The picture provided by Floquet states are closely similar to the n-photon, or Fock states. Fock states are of special importance because quantum behavior in an oscillator is most obvious in these states26,27. They are frequently used in theoretical calculations, and form the basis of quantum computation and communications28. To see the resemblance between these pictures, we introduce the Hamiltonian for the quantum system as HQ = Ha + Hf + Hi, where Ha is the Hamiltonian of the atom, Hf is the Hamiltonian of the field, and Hi is the interaction Hamiltonian21,29. There are only two differences. In HQ, the index n runs from zero to infinity, but here it runs from −∞ to ∞. Also the off-diagonal elements of HQ depend on n (e.g. proportional to if Hi is proportional to the annihilation operator), whereas those of our matrices do not ref. 29.

Mathematical Construction and Theoretical Details

Throughout this paper, the graphs are directed in general, but they don’t have loops (i.e., edges that connect a vertex to itself). The reported graphs are all weighted. By a weighted graph , we mean a directed graph G with a countable vertex set V(G) and edge set together with the additional labeling of the vertices and edges by complex numbers (called weights)30.

Decomposition of a Weighted Graph

Let (vi) be a certain enumeration of the vertices of G. Denote the edge weight assigned to the directed edge (vi, vj) by and the vertex weight assigned to vi by . We make the convention that if and only if This defines the weighted adjacency matrix by30,31,

The weighted adjacency matrix is Hermitian if and only if all the vertex weights are real and the edge weights satisfy. We are mainly interested in Hermitian adjacency matrices that correspond to quantum observables, chief among them being the Hamiltonian of our quantum systems. When the adjacency matrix is real and symmetric, we will simply consider an undirected graph with at most one edge between any two vertices weighted by . In particular, for an unweighted graph we can assume that for all vertices, but any nonzero edge weight is equal to 1. Such a weight is said to be trivial, which obviously gives rise to the (unweighted) adjacency matrix of the graph. There is a one-to-one correspondence between weighted graphs and weighted adjacency matrices, so one can define a weighted graph given a symmetric matrix as its adjacency matrix31.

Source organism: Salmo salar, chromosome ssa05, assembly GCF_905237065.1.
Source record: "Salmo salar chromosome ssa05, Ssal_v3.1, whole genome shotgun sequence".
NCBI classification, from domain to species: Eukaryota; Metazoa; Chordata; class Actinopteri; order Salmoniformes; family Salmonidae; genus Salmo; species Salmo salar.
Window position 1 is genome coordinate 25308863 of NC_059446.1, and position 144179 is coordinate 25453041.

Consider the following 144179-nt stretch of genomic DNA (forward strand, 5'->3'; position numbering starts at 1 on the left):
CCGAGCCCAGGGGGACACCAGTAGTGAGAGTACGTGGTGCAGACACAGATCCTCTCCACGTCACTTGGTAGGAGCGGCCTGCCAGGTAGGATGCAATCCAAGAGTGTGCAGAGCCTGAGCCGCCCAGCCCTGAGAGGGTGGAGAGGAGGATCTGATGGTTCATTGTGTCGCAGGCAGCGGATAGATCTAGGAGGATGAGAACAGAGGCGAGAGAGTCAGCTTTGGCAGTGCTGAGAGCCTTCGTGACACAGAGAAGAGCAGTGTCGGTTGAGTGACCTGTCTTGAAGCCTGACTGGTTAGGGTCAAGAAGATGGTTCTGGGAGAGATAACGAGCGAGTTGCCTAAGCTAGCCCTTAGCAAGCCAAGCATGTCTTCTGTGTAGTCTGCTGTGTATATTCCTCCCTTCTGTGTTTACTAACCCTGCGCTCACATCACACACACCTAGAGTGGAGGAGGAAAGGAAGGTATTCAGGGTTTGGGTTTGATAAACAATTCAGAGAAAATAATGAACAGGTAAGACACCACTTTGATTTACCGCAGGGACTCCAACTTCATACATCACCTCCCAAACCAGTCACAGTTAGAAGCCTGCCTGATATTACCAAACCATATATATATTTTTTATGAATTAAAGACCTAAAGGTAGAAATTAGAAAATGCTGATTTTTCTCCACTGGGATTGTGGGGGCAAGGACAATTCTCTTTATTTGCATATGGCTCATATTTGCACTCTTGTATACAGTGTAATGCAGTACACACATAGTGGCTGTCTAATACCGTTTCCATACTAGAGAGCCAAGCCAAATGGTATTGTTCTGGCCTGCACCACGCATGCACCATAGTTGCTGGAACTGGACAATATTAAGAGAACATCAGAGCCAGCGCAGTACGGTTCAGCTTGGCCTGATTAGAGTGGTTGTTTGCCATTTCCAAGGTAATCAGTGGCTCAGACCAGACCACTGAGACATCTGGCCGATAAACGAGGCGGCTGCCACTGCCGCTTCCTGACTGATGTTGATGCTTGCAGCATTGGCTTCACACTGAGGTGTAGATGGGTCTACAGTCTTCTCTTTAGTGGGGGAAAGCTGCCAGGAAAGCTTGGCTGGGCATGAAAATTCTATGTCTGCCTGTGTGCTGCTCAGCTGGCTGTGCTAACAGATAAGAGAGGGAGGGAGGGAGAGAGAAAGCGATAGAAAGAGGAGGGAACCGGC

Each weighted adjacency matrix can be decomposed into the sum of a diagonal matrix encoding the vertex weights and an off-diagonal matrix encoding the edge weights. In other words, we write , where . We call this the weight decomposition of . In particular, if is trivial, and .

Colored Weighted Graphs and Their Products

Coloring vertices (or edges) of a graph is another method of labeling graphs. In this paper, we only consider the simplest case of vertex 2-coloring, namely, when all vertices are assigned by either of the two certain colors, and edges remain uncolored. A 2-coloring is said to be proper when every edge in the graph connects vertices with different colors, in which case the graph is called bipartite. Although properness is usually very useful in applications, we do not assume it for our graphs, unless it becomes a necessity. Suppose is a weighted graph with a certain 2-coloring of its vertices, say, blue and red. The information about coloring of vertices can be stored in a diagonal matrix (coloring matrix) denoted by

where ci = 1 if the vertex vi is blue, and ci = −1 if the vertex vi is red. Based on these definitions, a colored weighted graph is a triple If the graph is uncolored, we simply assume that the coloring matrix CG is the identity matrix. Let and be two colored weighted graphs. Our goal is to define the colored weighted version of the well-known products (such as direct, Cartesian, and strong) between the two graphs. Let denote any such weighted product, e.g., for direct, Cartesian, and strong product, respectively30. In all these cases, defines a coloring on the vertex set of the product graph. Here, the notation stands for the Kronecker product of matrices31.

We now define the adjacency matrix of the colored weighted direct product as,

where is the identity matrix of the size of graph Gi.

The adjacency matrix of the colored weighted Cartesian product is introduced as,

And finally, we define the adjacency matrix of the colored weighted strong product as,

Eq. (8) implies that

Results and Discussion

Although the method can be applied to any number of multilevel systems, here, we limit our construction to a single two-level case. We model the two-level system as a two-dimensional spin Hilbert space with orthonormal basis of , and , where α and β are real valued energies of the two states. Let K2 be a colored weighted graph with the weighted adjacency matrix

and with a vertex coloring defined as follows: the vertex weighted by α is red (so −1) and the vertex weighted by β is blue (so +1). We consider the interaction of this two-level system with a single mode oscillator. In general, the oscillating interaction connecting the states of the two-level system, ε(t), can be expanded with the Fourier components 10,29,